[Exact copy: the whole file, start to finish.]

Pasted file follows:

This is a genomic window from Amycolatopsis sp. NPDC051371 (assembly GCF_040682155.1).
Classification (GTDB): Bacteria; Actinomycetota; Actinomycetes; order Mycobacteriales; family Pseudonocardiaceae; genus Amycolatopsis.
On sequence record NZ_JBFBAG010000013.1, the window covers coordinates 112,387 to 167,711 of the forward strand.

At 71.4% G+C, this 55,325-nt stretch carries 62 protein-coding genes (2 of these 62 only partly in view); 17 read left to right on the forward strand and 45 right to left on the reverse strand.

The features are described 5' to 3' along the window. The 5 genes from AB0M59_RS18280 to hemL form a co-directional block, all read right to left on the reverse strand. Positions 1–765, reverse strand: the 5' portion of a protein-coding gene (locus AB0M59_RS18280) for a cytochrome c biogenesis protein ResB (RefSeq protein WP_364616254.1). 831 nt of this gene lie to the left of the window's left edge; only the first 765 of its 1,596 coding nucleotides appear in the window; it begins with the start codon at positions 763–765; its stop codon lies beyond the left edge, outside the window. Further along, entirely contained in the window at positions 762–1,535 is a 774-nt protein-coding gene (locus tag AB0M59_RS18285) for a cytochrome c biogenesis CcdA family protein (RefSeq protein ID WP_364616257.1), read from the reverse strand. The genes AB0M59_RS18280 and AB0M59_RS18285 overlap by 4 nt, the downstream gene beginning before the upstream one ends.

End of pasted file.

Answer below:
This is a genomic window from Amycolatopsis sp. NPDC051371 (assembly GCF_040682155.1).
Classification (GTDB): Bacteria; Actinomycetota; Actinomycetes; order Mycobacteriales; family Pseudonocardiaceae; genus Amycolatopsis.
On sequence record NZ_JBFBAG010000013.1, the window covers coordinates 112,387 to 167,711 of the forward strand.

At 71.4% G+C, this 55,325-nt stretch carries 62 protein-coding genes (2 of these 62 only partly in view); 17 read left to right on the forward strand and 45 right to left on the reverse strand.

The features are described 5' to 3' along the window. The 5 genes from AB0M59_RS18280 to hemL form a co-directional block, all read right to left on the reverse strand. Positions 1–765, reverse strand: the 5' portion of a protein-coding gene (locus AB0M59_RS18280) for a cytochrome c biogenesis protein ResB (RefSeq protein WP_364616254.1). 831 nt of this gene lie to the left of the window's left edge; only the first 765 of its 1,596 coding nucleotides appear in the window; it begins with the start codon at positions 763–765; its stop codon lies beyond the left edge, outside the window. Further along, entirely contained in the window at positions 762–1,535 is a 774-nt protein-coding gene (locus tag AB0M59_RS18285) for a cytochrome c biogenesis CcdA family protein (RefSeq protein ID WP_364616257.1), read from the reverse strand. The genes AB0M59_RS18280 and AB0M59_RS18285 overlap by 4 nt, the downstream gene beginning before the upstream one ends.